Are dentists greedy?


In the last Update I wrote an article about how much dentists earn. It generated quite a lot of response from readers; some older dentists were skeptical about my figures and some younger dentists are reconsidering their career choices in the light of where the money is…

For the sake of this article, I think we can agree that these days, the average full time associate can expect to earn around £85k/year and the average full time practice owner somewhere around £130k/year.

Before Mrs Thatcher, dentistry and money didn’t mix very often; the majority of dentists worked on the NHS and those that worked quickly earned very well. Since Lady T, clinical dentistry, customer service and fees have a much higher profile (fees have to be on websites – GDC rules) and patients expect dentists to tell them how much a treatment costs. So, dental treatment fees have a much higher profile and, for very many reasons, many dentists earn less today than they did 10 years ago.

Comparisons always make for interesting reading: the average contractor GP earns £102k/year, the average senior vet earns £48k/year, the average senior pharmacist (working for Boots) earns between £36k and £55k/year. The Prime Minister earns £142k. So, I hope you are all feeling better rewarded now.

Are dentists greedy?

Clearly we are well paid, we work hard and the job can be difficult and thankless. We now have to deal with a lot of compliance and regulation which is frustrating and annoying but also true for GPs, pharmacists, vets and PMs. I think the greedy charge might carry more weight when married to the behaviours of some dentists that we come encounter. The sort of behaviours that you wouldn’t expect from a highly paid professional.

Behaviours such as these:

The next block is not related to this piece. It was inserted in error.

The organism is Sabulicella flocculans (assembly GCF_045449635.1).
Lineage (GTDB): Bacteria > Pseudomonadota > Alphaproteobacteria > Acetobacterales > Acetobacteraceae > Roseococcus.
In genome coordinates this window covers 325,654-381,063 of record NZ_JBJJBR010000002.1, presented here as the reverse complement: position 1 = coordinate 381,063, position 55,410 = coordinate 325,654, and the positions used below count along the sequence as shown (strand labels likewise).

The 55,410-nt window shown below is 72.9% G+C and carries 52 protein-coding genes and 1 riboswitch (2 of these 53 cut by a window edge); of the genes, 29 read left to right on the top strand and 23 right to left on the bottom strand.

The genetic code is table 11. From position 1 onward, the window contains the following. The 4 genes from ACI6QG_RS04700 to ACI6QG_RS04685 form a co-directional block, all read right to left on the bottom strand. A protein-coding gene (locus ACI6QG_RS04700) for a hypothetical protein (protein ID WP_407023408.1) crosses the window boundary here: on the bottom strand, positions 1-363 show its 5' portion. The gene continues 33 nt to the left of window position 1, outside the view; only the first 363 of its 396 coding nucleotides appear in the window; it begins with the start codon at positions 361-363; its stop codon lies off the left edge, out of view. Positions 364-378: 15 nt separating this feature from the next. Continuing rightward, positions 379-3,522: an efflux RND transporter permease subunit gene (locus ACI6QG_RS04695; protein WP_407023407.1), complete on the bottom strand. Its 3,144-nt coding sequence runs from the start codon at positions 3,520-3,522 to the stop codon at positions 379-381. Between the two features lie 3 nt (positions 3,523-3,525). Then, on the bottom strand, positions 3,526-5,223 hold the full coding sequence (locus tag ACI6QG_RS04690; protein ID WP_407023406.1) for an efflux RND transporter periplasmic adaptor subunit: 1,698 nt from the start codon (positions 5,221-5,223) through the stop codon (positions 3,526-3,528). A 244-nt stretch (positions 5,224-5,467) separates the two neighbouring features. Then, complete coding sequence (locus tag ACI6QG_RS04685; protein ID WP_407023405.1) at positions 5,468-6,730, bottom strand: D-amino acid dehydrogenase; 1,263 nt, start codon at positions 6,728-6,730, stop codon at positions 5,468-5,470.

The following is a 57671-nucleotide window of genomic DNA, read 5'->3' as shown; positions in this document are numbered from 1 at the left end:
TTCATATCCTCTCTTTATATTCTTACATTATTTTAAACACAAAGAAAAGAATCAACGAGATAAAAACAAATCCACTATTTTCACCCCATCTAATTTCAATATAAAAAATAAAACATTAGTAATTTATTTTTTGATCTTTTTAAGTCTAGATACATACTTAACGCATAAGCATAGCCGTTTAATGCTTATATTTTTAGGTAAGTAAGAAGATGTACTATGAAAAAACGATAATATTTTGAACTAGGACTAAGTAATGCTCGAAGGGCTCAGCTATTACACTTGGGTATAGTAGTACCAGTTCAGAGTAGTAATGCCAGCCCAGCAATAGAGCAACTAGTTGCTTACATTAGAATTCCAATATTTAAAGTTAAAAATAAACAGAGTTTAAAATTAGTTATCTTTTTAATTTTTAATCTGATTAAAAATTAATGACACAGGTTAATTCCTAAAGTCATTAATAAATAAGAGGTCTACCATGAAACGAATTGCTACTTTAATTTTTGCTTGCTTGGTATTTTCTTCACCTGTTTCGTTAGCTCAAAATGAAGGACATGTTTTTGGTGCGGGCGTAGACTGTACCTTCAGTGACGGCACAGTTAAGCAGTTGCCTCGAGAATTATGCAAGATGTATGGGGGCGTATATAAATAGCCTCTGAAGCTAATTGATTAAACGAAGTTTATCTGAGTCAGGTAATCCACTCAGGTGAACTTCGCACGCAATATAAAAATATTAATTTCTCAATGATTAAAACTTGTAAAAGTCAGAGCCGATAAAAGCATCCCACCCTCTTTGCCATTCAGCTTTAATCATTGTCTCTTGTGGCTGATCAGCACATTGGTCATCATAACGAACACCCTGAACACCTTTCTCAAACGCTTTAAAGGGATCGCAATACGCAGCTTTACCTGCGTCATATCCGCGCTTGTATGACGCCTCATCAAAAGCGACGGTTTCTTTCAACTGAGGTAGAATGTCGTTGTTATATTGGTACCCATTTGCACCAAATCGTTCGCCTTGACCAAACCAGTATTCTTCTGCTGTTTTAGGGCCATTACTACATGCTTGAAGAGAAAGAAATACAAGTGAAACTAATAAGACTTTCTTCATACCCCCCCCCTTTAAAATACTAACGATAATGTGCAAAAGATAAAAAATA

1. Associates and hygienists reluctant to attend practice meetings (as the meetings cut into their fee-earning time)
  2. Associates and hygienists arriving late and leaving early (the phantom last patient syndrome)
  3. Rushed, short appointments (five-minute check-ups, 20-minute hygiene appointments. Why?)
  4. The “exam scale and polish” (pretty ineffective as a treatment for periodontal disease…)
  5. Reluctance to refer to a hygienist (without a kickback)
  6. Providing short term, single unit restorative solutions. Not offering long term restorative solutions
  7. Taking ortho braces off early
  8. Providing a compromised ortho treatment rather than a specialist referral
  9. Steering a patient towards a solution the dentist can provide rather than referring out for a more sophisticated solution and losing the fee (a bridge rather than an implant, for example)
  10. Preferring to work with high spending patients

What do I think? 

I think that if you always, hand on heart, do the right thing for the patient regardless of the fee earned, you will always earn well and sleep well at night. If you always do the right thing for the practice, either as an owner or as an associate, you are supporting the business so that it will prosper and grow. If the right thing for the practice conflicts with the right thing for the patient, then something in the practice has to change.

If you offer patients choices and long term solutions, the patient benefits as well as the fee earner. I think dentists should be generous with their time, both to their patients and to their support team, it’s these two groups of people that help you earn what you earn. And lastly, I think there is plenty of well paid work for dentists who build and maintain relationships with their patients and their support team and who do the right thing for both.

Doing the right thing is about culture and creating the right consistent behaviours within your practice for all clinicians – I can help you do this in your practice

Please get in touch for more information.

Best wishes


07770 430576

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